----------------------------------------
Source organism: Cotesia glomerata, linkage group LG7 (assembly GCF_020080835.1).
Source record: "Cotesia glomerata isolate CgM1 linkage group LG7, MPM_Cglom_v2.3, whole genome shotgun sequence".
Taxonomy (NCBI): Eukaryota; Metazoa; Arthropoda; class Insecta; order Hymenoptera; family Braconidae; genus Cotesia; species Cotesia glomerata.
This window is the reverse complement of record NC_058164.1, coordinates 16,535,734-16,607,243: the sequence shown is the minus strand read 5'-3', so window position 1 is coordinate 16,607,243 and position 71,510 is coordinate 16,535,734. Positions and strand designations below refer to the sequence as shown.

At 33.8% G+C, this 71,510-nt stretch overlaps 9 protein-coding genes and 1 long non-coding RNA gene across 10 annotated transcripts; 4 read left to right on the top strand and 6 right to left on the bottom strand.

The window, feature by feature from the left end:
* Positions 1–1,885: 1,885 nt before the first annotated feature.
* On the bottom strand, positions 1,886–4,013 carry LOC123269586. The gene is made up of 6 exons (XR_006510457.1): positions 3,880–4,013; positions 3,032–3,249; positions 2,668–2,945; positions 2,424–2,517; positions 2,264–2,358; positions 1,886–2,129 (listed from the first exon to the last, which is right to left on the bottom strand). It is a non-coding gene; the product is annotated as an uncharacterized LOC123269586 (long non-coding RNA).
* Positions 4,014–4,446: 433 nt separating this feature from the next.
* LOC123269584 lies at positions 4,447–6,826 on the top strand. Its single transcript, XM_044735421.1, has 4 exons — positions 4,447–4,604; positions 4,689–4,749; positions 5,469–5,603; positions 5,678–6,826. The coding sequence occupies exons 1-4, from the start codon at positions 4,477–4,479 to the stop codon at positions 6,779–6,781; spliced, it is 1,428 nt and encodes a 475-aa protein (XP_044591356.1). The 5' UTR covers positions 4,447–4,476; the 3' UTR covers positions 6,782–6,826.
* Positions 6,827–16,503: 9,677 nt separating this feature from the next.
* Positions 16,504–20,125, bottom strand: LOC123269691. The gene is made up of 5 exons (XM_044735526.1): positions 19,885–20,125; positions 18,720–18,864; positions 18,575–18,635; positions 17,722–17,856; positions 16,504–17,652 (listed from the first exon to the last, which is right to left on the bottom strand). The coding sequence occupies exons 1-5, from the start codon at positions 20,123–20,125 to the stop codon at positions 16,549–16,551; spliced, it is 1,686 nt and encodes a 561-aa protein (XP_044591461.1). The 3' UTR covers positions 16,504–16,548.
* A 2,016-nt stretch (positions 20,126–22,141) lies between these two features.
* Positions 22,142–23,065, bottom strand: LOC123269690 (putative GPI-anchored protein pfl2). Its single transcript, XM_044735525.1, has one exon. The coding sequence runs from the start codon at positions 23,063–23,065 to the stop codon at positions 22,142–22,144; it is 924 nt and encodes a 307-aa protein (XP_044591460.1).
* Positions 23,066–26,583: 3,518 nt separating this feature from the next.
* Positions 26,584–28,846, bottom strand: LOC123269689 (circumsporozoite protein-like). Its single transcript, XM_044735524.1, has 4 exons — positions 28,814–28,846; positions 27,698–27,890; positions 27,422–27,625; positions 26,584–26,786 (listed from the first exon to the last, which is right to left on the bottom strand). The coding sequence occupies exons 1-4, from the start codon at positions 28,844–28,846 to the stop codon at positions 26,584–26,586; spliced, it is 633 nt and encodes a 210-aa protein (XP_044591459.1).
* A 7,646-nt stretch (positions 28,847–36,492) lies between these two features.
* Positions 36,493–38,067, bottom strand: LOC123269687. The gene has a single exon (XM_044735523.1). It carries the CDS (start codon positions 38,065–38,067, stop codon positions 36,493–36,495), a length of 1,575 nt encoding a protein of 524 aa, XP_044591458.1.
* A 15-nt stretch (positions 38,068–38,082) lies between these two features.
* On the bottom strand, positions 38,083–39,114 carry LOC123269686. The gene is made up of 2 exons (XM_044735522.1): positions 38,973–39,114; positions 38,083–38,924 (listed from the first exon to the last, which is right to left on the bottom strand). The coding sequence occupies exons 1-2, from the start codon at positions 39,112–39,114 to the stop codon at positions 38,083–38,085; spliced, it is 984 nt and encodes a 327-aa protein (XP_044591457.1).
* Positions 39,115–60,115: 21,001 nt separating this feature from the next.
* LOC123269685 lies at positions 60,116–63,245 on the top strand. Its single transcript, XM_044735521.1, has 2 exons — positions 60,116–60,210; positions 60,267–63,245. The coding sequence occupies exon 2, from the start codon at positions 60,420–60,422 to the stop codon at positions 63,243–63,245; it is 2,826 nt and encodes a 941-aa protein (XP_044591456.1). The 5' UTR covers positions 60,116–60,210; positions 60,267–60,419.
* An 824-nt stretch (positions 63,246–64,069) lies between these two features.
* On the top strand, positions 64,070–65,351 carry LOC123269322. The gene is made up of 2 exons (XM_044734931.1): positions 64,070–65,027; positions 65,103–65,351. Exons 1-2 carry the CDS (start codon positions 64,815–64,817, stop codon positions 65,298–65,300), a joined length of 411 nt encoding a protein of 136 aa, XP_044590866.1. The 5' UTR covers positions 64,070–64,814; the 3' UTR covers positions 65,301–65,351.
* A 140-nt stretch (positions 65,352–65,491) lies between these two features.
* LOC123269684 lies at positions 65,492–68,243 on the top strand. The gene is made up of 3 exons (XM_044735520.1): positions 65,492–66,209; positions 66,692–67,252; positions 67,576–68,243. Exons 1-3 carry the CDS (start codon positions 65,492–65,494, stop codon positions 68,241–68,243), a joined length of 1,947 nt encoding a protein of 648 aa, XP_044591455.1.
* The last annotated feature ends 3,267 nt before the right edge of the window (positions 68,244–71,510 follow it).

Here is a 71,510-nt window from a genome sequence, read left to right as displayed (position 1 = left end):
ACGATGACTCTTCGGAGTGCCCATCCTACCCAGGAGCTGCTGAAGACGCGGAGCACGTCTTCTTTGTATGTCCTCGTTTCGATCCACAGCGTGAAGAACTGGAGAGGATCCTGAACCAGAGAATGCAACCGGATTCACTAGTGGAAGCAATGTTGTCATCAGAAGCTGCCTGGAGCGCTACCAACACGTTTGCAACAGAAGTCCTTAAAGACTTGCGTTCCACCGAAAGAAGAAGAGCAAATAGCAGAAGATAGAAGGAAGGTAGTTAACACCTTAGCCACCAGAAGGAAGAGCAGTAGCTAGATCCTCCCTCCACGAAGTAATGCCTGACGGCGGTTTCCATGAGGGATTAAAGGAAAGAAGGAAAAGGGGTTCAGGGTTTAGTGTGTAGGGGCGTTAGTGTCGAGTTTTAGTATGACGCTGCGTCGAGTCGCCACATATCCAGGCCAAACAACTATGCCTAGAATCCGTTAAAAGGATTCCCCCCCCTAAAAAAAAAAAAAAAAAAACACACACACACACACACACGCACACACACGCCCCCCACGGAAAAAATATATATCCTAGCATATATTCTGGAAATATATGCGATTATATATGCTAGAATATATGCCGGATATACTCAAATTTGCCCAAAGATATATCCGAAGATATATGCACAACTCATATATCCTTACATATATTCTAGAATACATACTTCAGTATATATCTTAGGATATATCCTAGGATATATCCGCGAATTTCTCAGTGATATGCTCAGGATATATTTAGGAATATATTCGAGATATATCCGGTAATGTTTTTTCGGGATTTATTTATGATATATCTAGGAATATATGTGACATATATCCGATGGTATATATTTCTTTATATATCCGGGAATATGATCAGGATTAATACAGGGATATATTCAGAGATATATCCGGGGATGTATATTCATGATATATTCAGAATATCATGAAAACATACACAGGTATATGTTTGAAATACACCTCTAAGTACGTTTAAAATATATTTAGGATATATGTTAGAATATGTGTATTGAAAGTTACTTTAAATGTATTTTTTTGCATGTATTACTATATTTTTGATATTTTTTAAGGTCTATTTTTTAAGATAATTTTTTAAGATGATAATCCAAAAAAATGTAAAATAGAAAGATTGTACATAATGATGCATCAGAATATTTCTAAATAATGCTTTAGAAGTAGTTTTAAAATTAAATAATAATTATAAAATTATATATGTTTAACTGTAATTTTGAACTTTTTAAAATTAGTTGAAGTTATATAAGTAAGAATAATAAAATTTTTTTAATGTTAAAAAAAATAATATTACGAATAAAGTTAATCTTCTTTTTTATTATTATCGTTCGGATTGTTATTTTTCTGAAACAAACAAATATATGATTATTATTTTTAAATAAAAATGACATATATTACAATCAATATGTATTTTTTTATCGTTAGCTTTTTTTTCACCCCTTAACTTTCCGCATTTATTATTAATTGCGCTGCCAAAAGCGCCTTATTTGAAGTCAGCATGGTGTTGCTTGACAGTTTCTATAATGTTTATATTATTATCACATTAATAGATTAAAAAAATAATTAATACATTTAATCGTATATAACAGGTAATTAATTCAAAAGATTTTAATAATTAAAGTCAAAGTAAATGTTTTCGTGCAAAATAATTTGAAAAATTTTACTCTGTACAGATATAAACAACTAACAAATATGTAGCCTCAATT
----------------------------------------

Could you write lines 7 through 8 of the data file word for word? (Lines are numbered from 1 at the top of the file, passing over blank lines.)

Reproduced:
* Positions 1–1,885: 1,885 nt before the first annotated feature.
* On the bottom strand, positions 1,886–4,013 carry LOC123269586. The gene is made up of 6 exons (XR_006510457.1): positions 3,880–4,013; positions 3,032–3,249; positions 2,668–2,945; positions 2,424–2,517; positions 2,264–2,358; positions 1,886–2,129 (listed from the first exon to the last, which is right to left on the bottom strand). It is a non-coding gene; the product is annotated as an uncharacterized LOC123269586 (long non-coding RNA).